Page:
Here’s what’s driving high gas prices — and why they’re not going away

Here’s what’s driving high gas prices — and why they’re not going away

Record high gas prices are the main cause of sweltering inflation during the busy summer months – and the factors behind the high cost show no sign of easing.

Crude oil prices, which have surged above $100 a barrel, now account for 60% of the price of a gallon of regular unleaded gasoline, according to April data from the Federal Energy Information Administration.

Crude oil costs soared as demand slackened from the COVID-19 pandemic and the global supply chain was disrupted by Russia’s invasion of Ukraine and subsequent Western-imposed sanctions.

Just a year ago, crude oil prices accounted for 52% of the cost of a gallon of gas — and just 25% of the cost during the April 2020 COVID lockdowns, the New York Times reported.

Refining costs accounted for another 17% of the price per gallon as of April this year, while 12% of the costs went to taxes and 11% to sales and marketing, EIA data showed.

The nationwide average cost of a gallon of regular unleaded gasoline is now well over $5. On Wednesday, the national average for regular lead-free lead hit $5.014, down slightly from the all-time high of $5.016 the day before, according to the AAA.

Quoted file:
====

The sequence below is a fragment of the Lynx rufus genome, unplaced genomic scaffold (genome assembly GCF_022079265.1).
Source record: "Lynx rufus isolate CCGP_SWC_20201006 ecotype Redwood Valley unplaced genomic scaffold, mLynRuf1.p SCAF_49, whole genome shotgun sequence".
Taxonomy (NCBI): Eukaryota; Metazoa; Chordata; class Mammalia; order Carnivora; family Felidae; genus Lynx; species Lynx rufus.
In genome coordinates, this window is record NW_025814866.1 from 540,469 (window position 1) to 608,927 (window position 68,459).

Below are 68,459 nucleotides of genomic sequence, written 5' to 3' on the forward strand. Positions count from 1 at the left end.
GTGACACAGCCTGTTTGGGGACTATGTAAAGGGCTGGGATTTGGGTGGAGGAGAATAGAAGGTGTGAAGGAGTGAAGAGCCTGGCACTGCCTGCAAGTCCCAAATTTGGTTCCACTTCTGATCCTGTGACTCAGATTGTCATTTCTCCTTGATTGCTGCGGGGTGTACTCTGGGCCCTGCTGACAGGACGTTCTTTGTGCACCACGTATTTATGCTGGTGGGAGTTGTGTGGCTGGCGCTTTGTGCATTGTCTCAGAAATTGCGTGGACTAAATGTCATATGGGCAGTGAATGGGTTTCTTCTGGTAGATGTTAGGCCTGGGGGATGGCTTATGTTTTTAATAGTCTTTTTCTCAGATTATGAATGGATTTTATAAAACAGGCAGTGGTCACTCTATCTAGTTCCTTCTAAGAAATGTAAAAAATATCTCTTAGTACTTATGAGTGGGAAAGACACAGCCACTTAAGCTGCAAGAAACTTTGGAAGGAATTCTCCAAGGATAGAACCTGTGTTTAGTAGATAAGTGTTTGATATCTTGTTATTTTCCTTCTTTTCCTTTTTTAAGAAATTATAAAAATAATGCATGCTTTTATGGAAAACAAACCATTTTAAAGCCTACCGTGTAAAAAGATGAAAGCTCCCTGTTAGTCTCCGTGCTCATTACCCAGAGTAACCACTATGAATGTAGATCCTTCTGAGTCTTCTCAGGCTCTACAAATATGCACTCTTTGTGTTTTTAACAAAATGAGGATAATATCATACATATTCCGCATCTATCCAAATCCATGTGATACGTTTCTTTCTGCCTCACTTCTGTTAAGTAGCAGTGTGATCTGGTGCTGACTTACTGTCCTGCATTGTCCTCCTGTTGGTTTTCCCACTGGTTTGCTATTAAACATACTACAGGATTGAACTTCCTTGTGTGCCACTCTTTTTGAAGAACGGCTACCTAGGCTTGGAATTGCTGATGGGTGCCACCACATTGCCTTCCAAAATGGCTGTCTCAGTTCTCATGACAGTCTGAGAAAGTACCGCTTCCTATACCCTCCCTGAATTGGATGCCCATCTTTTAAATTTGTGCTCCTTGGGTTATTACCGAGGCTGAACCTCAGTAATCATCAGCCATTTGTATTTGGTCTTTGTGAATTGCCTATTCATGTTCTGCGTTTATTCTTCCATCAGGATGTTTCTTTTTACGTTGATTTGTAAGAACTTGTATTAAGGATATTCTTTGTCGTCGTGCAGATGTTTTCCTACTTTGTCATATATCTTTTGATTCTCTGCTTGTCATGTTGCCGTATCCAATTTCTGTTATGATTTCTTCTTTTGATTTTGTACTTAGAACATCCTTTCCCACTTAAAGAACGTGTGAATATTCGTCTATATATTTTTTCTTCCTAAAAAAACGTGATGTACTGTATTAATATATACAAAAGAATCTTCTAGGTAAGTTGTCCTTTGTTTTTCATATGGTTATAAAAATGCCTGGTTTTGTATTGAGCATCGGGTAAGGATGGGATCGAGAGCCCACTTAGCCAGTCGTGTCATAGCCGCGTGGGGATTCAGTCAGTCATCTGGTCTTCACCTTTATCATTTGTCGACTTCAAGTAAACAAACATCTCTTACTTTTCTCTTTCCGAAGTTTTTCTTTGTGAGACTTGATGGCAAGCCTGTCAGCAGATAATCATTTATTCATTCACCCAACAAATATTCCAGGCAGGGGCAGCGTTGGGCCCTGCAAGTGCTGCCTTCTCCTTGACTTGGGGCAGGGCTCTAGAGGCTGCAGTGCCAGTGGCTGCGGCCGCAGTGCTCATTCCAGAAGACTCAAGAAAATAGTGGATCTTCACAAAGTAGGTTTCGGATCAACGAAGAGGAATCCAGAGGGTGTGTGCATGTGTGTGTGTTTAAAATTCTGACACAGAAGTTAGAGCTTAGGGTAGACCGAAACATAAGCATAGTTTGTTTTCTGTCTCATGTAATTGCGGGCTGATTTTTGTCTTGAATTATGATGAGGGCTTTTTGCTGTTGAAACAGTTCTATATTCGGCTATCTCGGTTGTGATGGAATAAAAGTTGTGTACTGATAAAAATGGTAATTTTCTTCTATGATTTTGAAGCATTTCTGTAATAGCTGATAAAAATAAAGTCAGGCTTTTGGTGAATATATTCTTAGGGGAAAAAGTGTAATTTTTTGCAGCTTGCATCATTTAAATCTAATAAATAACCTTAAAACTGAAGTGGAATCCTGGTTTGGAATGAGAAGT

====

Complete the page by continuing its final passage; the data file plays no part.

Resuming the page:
fuel pricesCrude oil prices have surged above $100 a barrel. NY Post

Monthly average for regular gasThis chart shows the monthly average for regular gas since 1980. NY Post

1655358242 831 Heres whats driving high gas prices — and why theyreAlthough the US produces most of the world’s oil, it is the second largest oil importer.

That’s more than $2 up from the $3,076 an average gallon cost this time last year — and more than 50 cents up from the $4.47 an average gallon cost a month ago , as shown by AAA data.

The national average for a gallon of diesel fuel also hit a new record of $5.78 on Wednesday, according to the AAA.

The dueling issues of runaway energy costs and unchecked inflation have left President Biden and congressional Democrats fearing a backlash from angry voters in November’s midterm elections.

Drivers pump gasoline into vehiclesThe national average cost of a gallon of regular unleaded gasoline is over $5.00, according to Getty Images/Patrick T. Fallon

But despite the president’s call on Wednesday for Big Oil to increase production, there’s no evidence such an effort would cool prices at the pump.

Despite being the top oil producer, the US is also the world’s second-biggest oil importer — and according to the Times, many refineries that produce gasoline aren’t designed to process what’s produced on US soil.

The US peaked its refining capacity in April 2020 at almost 19 million barrels per day, before the impact of COVID and lockdowns caused demand to collapse. As a result, oil companies have cut staff and closed refineries.

Today, US refineries are at 94% capacity, but production in March was 17.9 barrels per day, below pre-pandemic levels, according to Reuters.

Oil companies are also believed to be reluctant to reopen closed refineries due to labor shortages as well as the long-term expectation that crude oil prices will fall due to increased supply.

With mail wires